Facepalm: When will people who smuggle hardware into China learn that strapping thousands of dollars of components to your body often leads to arrest? Once again, the country's customs have caught someone trying the same old trick. On this occasion, a trafficker had 420 M.2 SSDs attached to his torso using tape.

News of the latest failed attempt at hardware smuggling in Asia comes from Chinese news outlet HKEPC (via Tom's Hardware). It writes that the smuggler was trying to move the SSDs from Macau to Zhuhai through the Gongbei Port.

The 420 M.2 SSDs are said to be worth around HK$258,000 or $32,984.94. That works out to an average of $78.53 each, so they're likely on the higher end of the quality scale.

We've seen numerous similar reports of Chinese smugglers using their bodies to sneak hardware into the country, so why break the law when people get caught so often? By avoiding the customs duties imposed by China's government, these items can be sold on the grey market or reseller sites for a lucrative profit. For all those that are busted, there are likely plenty of others who manage to sneak through, hence why people keep using the same method.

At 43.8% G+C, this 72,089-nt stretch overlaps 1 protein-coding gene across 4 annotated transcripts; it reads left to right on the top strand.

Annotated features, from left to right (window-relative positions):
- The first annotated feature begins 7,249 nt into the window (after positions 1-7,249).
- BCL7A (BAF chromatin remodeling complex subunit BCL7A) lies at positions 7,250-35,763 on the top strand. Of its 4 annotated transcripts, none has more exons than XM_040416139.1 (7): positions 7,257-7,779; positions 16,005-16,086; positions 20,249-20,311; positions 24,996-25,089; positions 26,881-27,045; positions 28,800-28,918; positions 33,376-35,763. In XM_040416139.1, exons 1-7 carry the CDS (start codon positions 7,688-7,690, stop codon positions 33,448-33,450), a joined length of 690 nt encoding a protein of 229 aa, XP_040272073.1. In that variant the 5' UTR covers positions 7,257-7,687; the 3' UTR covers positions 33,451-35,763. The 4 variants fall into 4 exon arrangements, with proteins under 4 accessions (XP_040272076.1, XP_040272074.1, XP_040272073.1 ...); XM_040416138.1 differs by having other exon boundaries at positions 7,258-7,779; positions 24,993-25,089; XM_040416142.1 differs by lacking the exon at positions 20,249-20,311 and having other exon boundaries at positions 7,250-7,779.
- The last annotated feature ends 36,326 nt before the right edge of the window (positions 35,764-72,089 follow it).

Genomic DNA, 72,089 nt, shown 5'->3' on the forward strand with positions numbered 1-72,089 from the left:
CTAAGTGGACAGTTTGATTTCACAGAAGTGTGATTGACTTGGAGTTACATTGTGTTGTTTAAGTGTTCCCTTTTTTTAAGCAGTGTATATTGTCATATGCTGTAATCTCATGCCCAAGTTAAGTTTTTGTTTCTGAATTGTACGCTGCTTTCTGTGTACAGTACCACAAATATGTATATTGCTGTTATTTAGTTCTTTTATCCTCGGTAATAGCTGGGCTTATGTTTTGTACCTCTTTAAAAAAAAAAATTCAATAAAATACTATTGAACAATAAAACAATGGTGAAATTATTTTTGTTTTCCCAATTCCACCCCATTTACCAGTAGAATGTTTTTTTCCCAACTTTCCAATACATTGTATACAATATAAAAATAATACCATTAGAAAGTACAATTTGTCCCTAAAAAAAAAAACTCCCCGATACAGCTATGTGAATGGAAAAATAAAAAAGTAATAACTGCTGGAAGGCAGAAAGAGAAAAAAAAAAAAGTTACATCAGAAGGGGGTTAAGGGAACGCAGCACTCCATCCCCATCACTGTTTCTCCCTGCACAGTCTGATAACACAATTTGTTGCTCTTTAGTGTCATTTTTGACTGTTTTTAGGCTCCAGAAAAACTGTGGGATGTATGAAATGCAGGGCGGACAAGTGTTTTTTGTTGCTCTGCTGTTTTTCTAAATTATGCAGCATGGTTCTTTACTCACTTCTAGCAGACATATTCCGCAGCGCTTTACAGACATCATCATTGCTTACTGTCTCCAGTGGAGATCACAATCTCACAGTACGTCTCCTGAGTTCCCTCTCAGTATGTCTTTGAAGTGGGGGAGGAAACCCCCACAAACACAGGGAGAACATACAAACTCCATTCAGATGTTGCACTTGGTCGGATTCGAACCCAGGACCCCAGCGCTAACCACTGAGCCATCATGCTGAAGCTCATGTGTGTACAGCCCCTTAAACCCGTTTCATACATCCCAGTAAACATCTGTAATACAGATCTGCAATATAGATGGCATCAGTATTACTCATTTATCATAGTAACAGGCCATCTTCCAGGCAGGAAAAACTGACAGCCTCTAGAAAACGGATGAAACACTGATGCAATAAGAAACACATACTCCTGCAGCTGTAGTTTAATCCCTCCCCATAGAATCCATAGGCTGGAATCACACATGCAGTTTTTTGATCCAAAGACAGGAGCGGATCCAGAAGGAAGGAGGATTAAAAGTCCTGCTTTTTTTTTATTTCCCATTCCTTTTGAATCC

Smugglers have been trying imaginative ways of sneaking tech goods into China for years. In 2015, a man was caught with an impressive 146 iPhones strapped to his body. A woman attempted the same thing a few years later, reducing the number of iPhones to 102.

Taping CPUs to one's body is also popular. A pair of men tried to smuggle 256 Intel Core i7-10700 and Core i9-10900K processors, then worth $123,000, by attaching them to their calves and torsos at the height of the chip shortage in 2021. Another man did the same thing a year later, wrapping 160 CPUs and 16 folding phones to his body, and it was only in March when someone tried this with 239 CPUs.

Not everyone goes for the taping method. A woman in 2022 tried to enter China with over 200 Intel CPUs hidden in a fake pregnant belly, and a man this year tried to sneak 84 SSDs past Chinese customs by stuffing them inside an electric scooter. Some people are just lazy and simply lie about what's inside the crates they are transporting, like the man who tried to smuggle HK$30 million (about $3.8 million) of electronics through Man Kam To Control Point from Hong Kong into mainland China a few months ago.